A recently published column in the state-run daily al-Ahram newspaper carried an unprecedented attack on Egypt's patriarch, Pope Pope Shenouda III, the Coptic Church, and the Copts in general. The column entitled "2010 Copts," by Abdel-Nasser Salama, an obscure journalist, appeared on December 6; it accused Pope Shenouda of having instigated sectarian tension in Egypt ever since he became Pope in 1971, by introducing into the Egyptian society "terms such as sectarianism, sectarian strife, citizenship and the resort to foreign powers for support."
Salama accused Pope Shenouda of giving a speech in 1973 to the congregation in Alexandria in which he said, according to Salama, "the number of Christians in Egypt will be at par with the number of Muslims by the year 2000, according to the plan the church is implementing, described in the speech." In addition Salama claimed that the Pope allegedly called for "expelling the 'Muslim invaders' from Egypt".
The Chief editor of Coptic Newspaper Watani, Youssef Sidhom, wrote an editorial on December 12, blaming al-Ahram's editorial executives of allowing an article with such offensive and undocumented material to be published. "The column cited 'information which it claimed was historical fact and which 'proved' that Copts have been for decades acting in a treacherous manner against their homeland." Sidhom added that "it takes no effort to determine that the so-called 'information' is entirely groundless; its only base is in the writer's imagination."
"The issue this time is highly sensitive," said Dr. Gabraeel in an interview with Al-Masry Al-Youm. "It's not a writer accusing the Copts of something; it's the official newspaper of the state launching an attack on the church's spiritual leader, Pope Shenouda III, who is a symbol for millions of Copts in and outs Egypt."
Dr. Naguib Gabraeel, who is head of the Egyptian Union of Human Rights Organization (EUHRO), filed a complaint on December 8 with the General Persecution Office, accusing al-Ahram of defaming Pope Shenouda III. The complaint included libel, false reporting, undermining social security and inciting sectarian unrest.
Salama said Copts are being "pampered" and "coddled" by the state, referring to the Incident of St. Mary and St.Michel Church in Omraniya on November 24 and the ensuing Coptic protests against halting their church construction, and the precedent of security forces opening fire on Coptic protesters, resulting in 4 Coptic fatalities, 79 injured and 157 Coptic detainees including women, teens and children as young as 11-years-old.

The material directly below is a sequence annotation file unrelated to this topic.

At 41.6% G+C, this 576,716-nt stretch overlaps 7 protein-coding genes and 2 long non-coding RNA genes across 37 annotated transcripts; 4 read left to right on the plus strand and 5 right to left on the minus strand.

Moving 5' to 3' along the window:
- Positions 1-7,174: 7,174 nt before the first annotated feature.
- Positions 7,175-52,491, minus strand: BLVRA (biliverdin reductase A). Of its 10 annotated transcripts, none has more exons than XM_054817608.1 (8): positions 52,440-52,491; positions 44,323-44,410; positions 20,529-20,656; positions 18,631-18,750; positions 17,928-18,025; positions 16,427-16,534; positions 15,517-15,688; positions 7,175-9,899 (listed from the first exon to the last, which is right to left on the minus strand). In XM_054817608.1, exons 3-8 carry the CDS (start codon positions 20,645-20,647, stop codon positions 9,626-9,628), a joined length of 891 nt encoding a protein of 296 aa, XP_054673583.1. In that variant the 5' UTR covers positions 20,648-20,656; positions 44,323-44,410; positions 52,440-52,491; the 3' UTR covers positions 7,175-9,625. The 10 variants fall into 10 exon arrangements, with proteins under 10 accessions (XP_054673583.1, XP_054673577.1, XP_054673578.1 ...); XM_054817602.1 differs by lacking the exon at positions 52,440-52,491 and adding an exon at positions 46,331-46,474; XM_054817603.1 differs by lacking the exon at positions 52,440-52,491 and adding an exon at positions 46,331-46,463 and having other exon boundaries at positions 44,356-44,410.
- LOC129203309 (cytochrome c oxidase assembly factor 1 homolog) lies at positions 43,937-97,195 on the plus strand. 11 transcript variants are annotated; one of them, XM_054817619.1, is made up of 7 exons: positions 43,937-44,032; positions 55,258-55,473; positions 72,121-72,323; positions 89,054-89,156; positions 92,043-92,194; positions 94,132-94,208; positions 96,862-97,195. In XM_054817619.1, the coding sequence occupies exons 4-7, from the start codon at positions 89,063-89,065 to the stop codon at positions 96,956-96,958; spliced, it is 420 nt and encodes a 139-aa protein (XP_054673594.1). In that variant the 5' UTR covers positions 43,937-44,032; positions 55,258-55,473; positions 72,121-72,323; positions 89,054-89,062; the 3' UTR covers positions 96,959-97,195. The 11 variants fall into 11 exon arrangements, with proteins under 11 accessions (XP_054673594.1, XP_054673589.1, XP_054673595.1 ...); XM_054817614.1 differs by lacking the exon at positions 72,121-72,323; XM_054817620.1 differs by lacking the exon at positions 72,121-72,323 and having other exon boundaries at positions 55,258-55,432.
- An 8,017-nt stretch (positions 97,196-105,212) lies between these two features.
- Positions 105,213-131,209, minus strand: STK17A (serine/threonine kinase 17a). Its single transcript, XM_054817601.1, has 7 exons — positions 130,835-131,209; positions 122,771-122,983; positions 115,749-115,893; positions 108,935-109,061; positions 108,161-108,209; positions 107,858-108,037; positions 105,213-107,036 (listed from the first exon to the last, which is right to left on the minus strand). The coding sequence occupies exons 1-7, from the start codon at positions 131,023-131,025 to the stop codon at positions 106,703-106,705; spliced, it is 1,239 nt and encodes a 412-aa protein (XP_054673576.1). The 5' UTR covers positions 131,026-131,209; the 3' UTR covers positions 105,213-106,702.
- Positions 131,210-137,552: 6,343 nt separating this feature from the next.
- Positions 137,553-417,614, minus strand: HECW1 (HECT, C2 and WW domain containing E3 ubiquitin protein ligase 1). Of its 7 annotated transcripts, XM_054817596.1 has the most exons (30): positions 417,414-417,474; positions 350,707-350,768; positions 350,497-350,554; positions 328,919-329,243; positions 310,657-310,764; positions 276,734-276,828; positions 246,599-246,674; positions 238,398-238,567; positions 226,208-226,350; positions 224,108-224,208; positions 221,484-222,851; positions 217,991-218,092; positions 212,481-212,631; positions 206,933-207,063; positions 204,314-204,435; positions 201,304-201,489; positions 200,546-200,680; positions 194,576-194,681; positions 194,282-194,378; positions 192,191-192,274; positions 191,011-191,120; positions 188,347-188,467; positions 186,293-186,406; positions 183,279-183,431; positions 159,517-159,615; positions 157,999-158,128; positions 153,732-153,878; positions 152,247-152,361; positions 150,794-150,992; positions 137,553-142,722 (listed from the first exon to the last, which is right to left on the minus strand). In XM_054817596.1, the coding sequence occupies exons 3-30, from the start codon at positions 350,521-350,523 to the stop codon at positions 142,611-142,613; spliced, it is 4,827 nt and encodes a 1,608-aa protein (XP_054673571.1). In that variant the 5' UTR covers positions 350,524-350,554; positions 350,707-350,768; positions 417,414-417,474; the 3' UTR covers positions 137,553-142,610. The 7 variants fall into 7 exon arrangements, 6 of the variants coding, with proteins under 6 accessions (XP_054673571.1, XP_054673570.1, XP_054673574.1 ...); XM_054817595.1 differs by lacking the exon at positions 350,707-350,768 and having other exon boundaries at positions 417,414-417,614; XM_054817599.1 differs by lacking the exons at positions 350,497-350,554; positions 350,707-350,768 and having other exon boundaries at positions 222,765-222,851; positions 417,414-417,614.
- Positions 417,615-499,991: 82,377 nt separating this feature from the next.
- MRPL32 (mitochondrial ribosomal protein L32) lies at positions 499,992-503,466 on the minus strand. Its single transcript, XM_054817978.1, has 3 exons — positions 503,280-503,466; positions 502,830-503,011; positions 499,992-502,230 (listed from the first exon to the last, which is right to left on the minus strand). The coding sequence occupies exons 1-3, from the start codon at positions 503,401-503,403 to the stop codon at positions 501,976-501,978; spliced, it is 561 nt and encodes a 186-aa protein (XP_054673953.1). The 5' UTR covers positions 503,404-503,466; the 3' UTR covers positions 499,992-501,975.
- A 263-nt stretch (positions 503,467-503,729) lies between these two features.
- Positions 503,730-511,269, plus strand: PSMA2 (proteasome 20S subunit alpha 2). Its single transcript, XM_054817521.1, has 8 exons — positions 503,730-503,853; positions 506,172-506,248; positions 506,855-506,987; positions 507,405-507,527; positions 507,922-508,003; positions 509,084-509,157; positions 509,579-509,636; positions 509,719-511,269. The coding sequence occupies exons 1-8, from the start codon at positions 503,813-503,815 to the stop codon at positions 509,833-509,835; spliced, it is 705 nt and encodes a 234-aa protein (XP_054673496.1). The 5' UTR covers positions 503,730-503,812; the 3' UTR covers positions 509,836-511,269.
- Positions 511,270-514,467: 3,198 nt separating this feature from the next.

Several writers touched on the point of the state
's pampering and coddling of Copts and whether this was consistent with the different massacres of Copts such as el-Kosheh and the Christmas Eve Massacre in Nag Hammadi in 2010, the frequent torching of Copts' homes, looting of their property, displacement from their villages, abductions and forced Islamization of the minor girls and lack of freedom for worship.
Salama accused church officials of planning and staging the demonstrations in Omrania by bringing over youth from Upper Egypt for this purpose, and of aiming their aggression at police officers who were allegedly injured.
"How did our clergy plan these demonstrations when the Governor of Giza's secretary visited the premises and told the congregation on November 23 that the church permit has been changed," said Yacoub, "and congratulated them on the new church. This was on the evening of the surprise attack on them by security forces"
"The large amount of Molotov cocktails seized from the protesters, raises the question about the presence of weapons in churches," Mr. Salama wrote. The accusation of the Coptic church stockpiling weapons was claimed by Islamist Dr. El-Awa on September 15, during an interview of Al-Jezeera TV Channel.
Attorney Adel Mikhail, defense lawyer, confirmed that according to police reports, " no trace of Molotov cocktails whatsoever was found on the 157 detained demonstrators or any kind of weapons seized from them." He said that the detainees said that they never took part in the protestes but were picked up at ramdom and arrested by the police.
Mr. Salama said that the stance adopted by Pope Shenouda of non-condemnationn of the Copts involved in the recent attack "is quiet surprising and confirms that matters ought to be firmly resolved."
Pope Shenouda III, denounced what he described as the "excessive use of force against Coptic protesters", and announced that the Copts will not forget the blood of those who died during the church incident on November 24, adding "Power should be used to serve the people, not for violence. Violence only generates counter-violence."
During his weekly sermon on Wednesday December 8, the pope vowed that the church will do its best to bring justice to the victims even if it meant going to court, adding that "Coptic blood is not cheap"
Al-Ahram Editor in Chief Osama Saraya's apologized to Pope Shenouda on a front-page editorial on December 8 and the Church accepted his apologies and said it will not take legal action against the paper.
Copts were not satisfied , however, with this apology, viewing that Saraya highlighted the good qualities of Pope Shenouda, but did not refer to the other claims in the article. "On the contrary Saraya protected Salama by finding excuses for him," said Yacoub.
It was reported on December 11, that the Chairman of al-Ahram has stopped Abdel Nasser Salama from writing his column every Monday.
The majority of Coptic observers believe that this defamatory article would not have seen the light of day had it not been instigated by the State Security authorities. "What Salama has written was not a random article," said Dr. Gabraeel "The words reflect the government's policy of not only marginalizing the Copts, but of also degrading them."